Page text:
Solution: Susan runs to school every morning so she can talk to her friends before classes begin. However, when they don’t get to class on time, their teacher gets angry.
Problem: Paragraph Focus
Example: I love computer games, model cars, and comic books. All are fun!
Solution: I enjoy many different types of leisure activities. My friends and I have a great time playing the latest computer games with the most excitement and challenge. When I want to create something on my own, I build model cars and take pride in getting every detail just right. Yet nothing beats my comic book collection if I want to kick back and relax! With all of these things to do, I’m never bored.
Overcoming Writing Problems: How Parents Can Help
High school writing problems can be overcome through a combination of understanding exactly where your student’s writing weaknesses lie, frequent writing practice, and careful revision. Start by speaking with your child’s teachers, if they are traditionally schooled. Share your observations and concerns. If you are a homeschooler, make a thorough list of the areas where you think your young writer needs the most help.
Often, writing problems exist because students need more feedback or are confused about the feedback they are getting. Another issue is the busy high schooler’s schedule, which doesn’t allow enough time for practice and revision. Here are some tips that can help you get your student on track for writing success–in class and on tests:
- Give positive feedback. When reviewing your student’s essays, give positive feedback along with talking about what needs improvement. Engage your student in the revision process by discussing the mechanics of writing without disapproval of their ideas. Students should understand that writing is a process and all writers revise their work. Remember, children need encouragement as much as correction. Also, speak in private to avoid possible embarrassment.
- Consider a placement test. Because knowing exactly where your student’s writing weak points are is the first step to getting them help, a placement test can be an invaluable tool. Time4Writing offers a free writing placement test for students that will help you determine exactly which course will best remediate the writing problems your specific child or teen is experiencing.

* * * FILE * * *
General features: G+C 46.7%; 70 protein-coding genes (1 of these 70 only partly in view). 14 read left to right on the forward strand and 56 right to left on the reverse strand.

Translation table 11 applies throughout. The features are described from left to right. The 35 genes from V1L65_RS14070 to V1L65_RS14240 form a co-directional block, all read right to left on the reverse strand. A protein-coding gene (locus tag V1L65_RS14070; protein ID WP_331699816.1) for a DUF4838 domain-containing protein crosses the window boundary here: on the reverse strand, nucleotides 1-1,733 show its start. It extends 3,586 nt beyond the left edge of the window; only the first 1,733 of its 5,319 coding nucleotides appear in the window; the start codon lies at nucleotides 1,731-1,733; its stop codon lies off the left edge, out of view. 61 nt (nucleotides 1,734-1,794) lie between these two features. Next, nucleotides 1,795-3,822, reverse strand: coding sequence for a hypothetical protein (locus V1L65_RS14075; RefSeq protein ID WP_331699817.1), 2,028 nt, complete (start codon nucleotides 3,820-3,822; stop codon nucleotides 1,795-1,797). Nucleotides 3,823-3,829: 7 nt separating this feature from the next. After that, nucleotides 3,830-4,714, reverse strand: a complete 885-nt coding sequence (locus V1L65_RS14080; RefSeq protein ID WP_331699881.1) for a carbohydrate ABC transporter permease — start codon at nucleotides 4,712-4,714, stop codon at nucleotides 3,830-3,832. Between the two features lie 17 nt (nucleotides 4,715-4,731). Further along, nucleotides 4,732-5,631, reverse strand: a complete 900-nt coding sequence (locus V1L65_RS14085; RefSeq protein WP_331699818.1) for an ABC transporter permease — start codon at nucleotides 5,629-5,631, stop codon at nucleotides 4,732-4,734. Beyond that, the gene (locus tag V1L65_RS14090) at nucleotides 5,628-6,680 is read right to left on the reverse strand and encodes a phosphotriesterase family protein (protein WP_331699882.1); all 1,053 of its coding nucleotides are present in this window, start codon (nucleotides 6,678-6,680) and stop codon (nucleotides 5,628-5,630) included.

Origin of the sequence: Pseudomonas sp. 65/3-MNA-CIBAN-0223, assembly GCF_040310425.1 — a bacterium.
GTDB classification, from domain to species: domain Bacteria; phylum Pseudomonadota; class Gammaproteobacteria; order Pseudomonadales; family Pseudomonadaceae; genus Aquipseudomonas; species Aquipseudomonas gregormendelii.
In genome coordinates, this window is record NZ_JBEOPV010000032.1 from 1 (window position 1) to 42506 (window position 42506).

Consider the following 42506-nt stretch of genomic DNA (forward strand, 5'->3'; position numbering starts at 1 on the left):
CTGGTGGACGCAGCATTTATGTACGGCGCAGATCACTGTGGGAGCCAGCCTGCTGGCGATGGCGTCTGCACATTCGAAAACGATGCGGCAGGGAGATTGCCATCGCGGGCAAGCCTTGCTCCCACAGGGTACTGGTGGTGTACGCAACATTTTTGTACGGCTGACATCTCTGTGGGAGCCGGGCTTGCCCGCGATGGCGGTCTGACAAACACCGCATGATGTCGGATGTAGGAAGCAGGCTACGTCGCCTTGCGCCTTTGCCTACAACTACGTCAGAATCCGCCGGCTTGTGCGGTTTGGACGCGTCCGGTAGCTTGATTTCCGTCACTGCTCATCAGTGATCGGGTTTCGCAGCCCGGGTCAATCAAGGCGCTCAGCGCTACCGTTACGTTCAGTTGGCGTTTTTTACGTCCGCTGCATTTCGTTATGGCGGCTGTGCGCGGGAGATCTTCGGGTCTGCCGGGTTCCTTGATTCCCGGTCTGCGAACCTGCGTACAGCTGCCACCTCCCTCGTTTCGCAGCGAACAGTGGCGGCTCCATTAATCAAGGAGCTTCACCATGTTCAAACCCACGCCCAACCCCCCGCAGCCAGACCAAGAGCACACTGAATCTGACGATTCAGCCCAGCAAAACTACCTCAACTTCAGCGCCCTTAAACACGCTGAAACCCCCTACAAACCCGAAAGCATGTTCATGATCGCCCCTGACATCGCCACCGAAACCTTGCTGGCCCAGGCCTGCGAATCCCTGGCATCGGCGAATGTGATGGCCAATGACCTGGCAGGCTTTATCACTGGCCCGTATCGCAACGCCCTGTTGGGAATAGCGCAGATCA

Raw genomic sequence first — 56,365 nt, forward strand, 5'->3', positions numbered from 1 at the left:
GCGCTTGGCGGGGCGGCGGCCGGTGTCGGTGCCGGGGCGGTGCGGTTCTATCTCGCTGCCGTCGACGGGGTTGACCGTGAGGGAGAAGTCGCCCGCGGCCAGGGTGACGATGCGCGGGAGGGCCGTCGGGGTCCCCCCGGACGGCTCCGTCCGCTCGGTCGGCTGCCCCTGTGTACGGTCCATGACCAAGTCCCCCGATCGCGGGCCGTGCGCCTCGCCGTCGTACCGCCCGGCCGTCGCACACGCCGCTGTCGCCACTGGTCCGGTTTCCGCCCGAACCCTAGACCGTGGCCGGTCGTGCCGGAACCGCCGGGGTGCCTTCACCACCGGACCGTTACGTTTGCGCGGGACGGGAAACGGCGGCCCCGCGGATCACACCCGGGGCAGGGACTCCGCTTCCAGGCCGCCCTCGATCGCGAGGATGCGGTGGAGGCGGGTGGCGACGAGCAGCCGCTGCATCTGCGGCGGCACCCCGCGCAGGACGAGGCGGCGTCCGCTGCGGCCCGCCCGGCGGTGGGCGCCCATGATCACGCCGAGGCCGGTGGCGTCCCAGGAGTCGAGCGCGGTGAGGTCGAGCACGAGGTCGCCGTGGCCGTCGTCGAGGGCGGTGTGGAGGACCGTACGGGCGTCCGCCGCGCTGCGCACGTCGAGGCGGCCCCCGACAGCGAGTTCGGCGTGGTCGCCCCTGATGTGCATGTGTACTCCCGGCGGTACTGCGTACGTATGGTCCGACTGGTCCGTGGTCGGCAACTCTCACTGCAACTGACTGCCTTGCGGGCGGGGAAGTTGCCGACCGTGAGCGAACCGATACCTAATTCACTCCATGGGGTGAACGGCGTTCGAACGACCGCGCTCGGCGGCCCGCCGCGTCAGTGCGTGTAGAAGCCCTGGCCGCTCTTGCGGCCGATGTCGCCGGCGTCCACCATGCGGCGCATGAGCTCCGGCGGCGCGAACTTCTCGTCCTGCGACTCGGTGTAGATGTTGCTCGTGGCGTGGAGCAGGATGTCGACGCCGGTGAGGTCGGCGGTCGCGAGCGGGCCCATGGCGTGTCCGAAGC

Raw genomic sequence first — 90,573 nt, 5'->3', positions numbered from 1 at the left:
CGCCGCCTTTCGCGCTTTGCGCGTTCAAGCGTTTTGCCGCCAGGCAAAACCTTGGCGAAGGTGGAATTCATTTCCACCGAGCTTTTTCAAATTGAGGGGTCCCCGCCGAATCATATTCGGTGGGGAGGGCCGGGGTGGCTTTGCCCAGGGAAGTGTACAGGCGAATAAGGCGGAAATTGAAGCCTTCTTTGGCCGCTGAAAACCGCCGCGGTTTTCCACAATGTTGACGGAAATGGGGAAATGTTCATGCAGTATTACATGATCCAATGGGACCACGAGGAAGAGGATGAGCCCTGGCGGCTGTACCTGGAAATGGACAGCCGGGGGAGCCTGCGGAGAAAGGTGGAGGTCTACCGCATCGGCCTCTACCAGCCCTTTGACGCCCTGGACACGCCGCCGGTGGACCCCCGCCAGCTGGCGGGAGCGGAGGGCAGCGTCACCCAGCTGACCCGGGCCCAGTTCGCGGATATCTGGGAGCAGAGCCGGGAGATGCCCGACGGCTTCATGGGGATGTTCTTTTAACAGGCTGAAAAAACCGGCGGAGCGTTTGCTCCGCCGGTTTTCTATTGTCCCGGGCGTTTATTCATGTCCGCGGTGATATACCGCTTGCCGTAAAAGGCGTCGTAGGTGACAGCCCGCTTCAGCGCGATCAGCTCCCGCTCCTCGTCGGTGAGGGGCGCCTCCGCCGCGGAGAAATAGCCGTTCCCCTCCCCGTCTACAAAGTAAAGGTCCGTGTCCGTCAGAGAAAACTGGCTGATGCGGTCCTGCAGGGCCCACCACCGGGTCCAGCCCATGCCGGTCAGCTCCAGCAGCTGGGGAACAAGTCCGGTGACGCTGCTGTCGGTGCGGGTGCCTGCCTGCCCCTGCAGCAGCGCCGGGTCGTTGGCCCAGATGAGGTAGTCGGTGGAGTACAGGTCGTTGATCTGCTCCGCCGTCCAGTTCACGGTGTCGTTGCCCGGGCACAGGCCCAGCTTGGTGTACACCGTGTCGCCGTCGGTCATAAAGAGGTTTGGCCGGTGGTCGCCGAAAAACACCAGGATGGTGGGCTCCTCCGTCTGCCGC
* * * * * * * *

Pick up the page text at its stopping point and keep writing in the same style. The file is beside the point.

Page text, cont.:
- Encourage practice and revision. Suggest writing activities that relate to your child’s interests, such as writing for the school newspaper or a club website. The fact that their writing will be published provides an extra incentive to revise. Students should also practice interpreting writing prompts and completing timed essays in preparation for standardized tests.
- Ask for an opinion. Much of high school writing focuses on producing persuasive essays that convey a well-defined perspective and tightly reasoned argument. Students are expected to clarify and defend positions, as well as refute opposing arguments. Start discussions at home on topical subjects and encourage your children to express and support their opinions. If they have strong views about a particular issue, suggest writing letters or emails to their state representatives or the local newspaper.
- Emphasize reading; good readers are good writers. If your child doesn’t read published essays, newspaper editorials, or other nonfiction, they won’t know what good essay writing sounds like. Of course, all reading will boost writing and vocabulary skills.
- Don’t rush writing. Make sure your student has a quiet place to write and help them gauge how long it will take to complete a writing assignment. Writing usually takes longer than we think. If the assignment is rushed, students may feel they can’t write, when they really just needed more time to revise.
- Get extra help. Recognize when extra help is needed. Ask if your school has any extracurricular programs that target writing. Consider online writing tutor programs and test prep books. Most importantly, don’t ignore writing problems—working with teachers and utilizing available resources can make a difference.